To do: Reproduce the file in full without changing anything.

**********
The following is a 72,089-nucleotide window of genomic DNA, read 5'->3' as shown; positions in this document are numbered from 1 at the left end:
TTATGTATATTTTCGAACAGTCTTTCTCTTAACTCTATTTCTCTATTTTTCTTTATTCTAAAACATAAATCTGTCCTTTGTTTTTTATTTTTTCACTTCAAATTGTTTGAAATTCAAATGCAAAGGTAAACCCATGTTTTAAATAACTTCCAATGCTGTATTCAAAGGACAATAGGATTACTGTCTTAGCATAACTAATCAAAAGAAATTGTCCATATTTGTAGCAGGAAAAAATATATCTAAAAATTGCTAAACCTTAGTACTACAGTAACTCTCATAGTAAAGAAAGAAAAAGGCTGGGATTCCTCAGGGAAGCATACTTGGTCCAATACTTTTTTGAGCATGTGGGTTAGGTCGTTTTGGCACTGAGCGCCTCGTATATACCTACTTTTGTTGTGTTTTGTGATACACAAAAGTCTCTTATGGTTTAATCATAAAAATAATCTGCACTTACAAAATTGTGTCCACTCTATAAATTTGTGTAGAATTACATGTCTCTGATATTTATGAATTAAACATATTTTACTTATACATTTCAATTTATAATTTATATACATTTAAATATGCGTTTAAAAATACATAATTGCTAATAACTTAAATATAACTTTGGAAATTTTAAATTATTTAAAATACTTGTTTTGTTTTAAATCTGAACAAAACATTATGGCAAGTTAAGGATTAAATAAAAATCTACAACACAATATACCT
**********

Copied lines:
The following is a 72,089-nucleotide window of genomic DNA, read 5'->3' as shown; positions in this document are numbered from 1 at the left end:
TTATGTATATTTTCGAACAGTCTTTCTCTTAACTCTATTTCTCTATTTTTCTTTATTCTAAAACATAAATCTGTCCTTTGTTTTTTATTTTTTCACTTCAAATTGTTTGAAATTCAAATGCAAAGGTAAACCCATGTTTTAAATAACTTCCAATGCTGTATTCAAAGGACAATAGGATTACTGTCTTAGCATAACTAATCAAAAGAAATTGTCCATATTTGTAGCAGGAAAAAATATATCTAAAAATTGCTAAACCTTAGTACTACAGTAACTCTCATAGTAAAGAAAGAAAAAGGCTGGGATTCCTCAGGGAAGCATACTTGGTCCAATACTTTTTTGAGCATGTGGGTTAGGTCGTTTTGGCACTGAGCGCCTCGTATATACCTACTTTTGTTGTGTTTTGTGATACACAAAAGTCTCTTATGGTTTAATCATAAAAATAATCTGCACTTACAAAATTGTGTCCACTCTATAAATTTGTGTAGAATTACATGTCTCTGATATTTATGAATTAAACATATTTTACTTATACATTTCAATTTATAATTTATATACATTTAAATATGCGTTTAAAAATACATAATTGCTAATAACTTAAATATAACTTTGGAAATTTTAAATTATTTAAAATACTTGTTTTGTTTTAAATCTGAACAAAACATTATGGCAAGTTAAGGATTAAATAAAAATCTACAACACAATATACCT